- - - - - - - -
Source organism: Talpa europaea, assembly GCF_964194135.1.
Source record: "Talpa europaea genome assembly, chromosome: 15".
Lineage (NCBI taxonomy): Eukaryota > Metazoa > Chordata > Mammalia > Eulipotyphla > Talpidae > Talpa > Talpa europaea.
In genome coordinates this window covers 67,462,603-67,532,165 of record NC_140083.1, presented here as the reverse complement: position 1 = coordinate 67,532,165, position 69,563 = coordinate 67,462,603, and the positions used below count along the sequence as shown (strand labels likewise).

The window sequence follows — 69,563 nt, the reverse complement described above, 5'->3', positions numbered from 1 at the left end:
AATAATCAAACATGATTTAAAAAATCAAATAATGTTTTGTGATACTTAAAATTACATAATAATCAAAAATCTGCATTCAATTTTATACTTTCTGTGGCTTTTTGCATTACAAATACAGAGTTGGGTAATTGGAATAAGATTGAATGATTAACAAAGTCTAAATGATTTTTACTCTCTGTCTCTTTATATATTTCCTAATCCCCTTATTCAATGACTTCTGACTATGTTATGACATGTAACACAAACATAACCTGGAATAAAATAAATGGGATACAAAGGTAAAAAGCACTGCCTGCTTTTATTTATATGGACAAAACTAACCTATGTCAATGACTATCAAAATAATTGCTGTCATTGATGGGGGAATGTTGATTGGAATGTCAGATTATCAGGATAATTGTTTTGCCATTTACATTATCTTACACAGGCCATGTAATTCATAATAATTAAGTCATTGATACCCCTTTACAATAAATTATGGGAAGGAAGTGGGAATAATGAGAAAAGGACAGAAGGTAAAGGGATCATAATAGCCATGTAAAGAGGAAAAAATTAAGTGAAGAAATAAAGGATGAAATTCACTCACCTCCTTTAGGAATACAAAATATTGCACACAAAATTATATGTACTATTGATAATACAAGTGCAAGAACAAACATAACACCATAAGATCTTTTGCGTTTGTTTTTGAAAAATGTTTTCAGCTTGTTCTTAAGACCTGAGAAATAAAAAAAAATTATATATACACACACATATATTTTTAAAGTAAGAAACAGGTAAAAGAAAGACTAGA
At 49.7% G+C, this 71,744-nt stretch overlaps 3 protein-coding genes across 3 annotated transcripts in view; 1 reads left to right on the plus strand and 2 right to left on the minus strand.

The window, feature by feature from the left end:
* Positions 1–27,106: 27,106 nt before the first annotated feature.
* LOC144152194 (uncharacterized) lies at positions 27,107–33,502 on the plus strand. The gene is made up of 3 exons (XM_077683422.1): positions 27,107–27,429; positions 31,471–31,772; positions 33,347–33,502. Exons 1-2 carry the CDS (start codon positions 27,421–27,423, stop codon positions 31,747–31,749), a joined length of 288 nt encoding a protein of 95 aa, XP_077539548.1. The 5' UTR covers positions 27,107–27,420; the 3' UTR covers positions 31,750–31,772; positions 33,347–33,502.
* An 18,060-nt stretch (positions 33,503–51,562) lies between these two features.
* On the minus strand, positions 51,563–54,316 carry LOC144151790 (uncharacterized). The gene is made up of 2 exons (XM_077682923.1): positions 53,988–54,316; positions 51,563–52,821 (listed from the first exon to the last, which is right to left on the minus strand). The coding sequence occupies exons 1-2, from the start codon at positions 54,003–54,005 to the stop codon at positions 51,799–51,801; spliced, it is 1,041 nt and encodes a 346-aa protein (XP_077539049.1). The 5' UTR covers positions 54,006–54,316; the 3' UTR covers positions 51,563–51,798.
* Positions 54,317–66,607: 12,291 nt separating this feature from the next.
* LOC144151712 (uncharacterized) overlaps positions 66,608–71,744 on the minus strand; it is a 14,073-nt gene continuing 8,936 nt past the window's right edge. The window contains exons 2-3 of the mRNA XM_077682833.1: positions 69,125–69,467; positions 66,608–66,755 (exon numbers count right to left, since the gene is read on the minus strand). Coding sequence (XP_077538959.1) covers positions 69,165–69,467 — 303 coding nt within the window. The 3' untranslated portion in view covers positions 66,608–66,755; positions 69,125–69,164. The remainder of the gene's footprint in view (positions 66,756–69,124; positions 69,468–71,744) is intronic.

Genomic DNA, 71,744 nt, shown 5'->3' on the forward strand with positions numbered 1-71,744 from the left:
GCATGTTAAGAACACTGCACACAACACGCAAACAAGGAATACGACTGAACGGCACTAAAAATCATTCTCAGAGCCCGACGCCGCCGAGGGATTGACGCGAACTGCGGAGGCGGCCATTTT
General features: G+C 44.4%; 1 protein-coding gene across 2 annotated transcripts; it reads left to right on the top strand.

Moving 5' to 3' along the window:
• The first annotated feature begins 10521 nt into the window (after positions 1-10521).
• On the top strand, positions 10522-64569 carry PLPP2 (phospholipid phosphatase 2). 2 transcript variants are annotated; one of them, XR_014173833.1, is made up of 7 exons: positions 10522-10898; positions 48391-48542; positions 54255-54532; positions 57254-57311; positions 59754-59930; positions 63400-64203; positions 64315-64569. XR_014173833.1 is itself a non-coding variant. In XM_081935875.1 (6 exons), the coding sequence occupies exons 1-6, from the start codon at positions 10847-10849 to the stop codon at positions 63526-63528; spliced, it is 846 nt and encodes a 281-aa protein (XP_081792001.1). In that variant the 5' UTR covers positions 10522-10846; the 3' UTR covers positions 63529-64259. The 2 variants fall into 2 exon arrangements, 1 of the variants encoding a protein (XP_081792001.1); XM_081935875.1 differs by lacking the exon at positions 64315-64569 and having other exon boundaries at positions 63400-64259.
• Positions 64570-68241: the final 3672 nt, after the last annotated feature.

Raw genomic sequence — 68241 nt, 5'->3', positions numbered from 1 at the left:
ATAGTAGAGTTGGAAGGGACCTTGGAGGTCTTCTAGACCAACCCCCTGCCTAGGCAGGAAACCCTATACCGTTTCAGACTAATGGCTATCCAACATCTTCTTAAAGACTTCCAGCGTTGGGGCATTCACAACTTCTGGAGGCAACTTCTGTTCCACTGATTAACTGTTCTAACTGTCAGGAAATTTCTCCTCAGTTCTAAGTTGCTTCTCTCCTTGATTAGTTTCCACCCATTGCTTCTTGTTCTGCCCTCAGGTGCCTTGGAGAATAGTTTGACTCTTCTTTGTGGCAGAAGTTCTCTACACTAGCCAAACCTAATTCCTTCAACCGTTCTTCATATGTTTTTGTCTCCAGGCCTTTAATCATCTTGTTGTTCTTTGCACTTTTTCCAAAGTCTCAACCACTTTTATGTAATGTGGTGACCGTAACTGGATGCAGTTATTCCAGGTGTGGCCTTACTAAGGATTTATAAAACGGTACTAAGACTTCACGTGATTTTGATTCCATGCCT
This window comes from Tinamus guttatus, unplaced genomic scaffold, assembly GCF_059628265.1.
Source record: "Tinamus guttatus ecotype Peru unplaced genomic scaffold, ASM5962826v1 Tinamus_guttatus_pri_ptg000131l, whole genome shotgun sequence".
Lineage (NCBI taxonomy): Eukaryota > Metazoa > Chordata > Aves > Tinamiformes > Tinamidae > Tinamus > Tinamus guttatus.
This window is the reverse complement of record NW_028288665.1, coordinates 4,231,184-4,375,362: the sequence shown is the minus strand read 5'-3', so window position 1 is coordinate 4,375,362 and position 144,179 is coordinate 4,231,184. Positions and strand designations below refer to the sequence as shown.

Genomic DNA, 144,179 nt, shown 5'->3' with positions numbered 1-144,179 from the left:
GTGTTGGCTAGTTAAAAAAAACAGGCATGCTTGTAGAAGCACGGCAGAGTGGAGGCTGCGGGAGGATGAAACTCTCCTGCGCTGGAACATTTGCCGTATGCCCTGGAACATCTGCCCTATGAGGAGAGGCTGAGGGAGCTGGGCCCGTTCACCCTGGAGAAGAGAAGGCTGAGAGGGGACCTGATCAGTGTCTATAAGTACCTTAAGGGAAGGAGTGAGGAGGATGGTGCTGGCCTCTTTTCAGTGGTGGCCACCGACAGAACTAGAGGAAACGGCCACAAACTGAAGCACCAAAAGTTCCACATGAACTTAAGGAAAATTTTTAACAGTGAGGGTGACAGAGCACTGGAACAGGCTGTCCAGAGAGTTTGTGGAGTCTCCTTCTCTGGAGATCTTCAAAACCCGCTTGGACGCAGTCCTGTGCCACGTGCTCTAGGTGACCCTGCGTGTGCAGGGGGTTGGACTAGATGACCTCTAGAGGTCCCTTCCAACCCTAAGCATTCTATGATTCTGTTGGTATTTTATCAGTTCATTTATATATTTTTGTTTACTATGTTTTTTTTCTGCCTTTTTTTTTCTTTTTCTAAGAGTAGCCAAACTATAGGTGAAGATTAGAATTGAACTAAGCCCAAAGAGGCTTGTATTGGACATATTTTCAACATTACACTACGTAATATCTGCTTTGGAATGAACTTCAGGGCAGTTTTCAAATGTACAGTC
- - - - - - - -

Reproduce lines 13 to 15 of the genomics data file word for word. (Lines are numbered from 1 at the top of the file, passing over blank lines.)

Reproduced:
* Positions 54,317–66,607: 12,291 nt separating this feature from the next.
* LOC144151712 (uncharacterized) overlaps positions 66,608–71,744 on the minus strand; it is a 14,073-nt gene continuing 8,936 nt past the window's right edge. The window contains exons 2-3 of the mRNA XM_077682833.1: positions 69,125–69,467; positions 66,608–66,755 (exon numbers count right to left, since the gene is read on the minus strand). Coding sequence (XP_077538959.1) covers positions 69,165–69,467 — 303 coding nt within the window. The 3' untranslated portion in view covers positions 66,608–66,755; positions 69,125–69,164. The remainder of the gene's footprint in view (positions 66,756–69,124; positions 69,468–71,744) is intronic.

Genomic DNA, 71,744 nt, shown 5'->3' on the forward strand with positions numbered 1-71,744 from the left: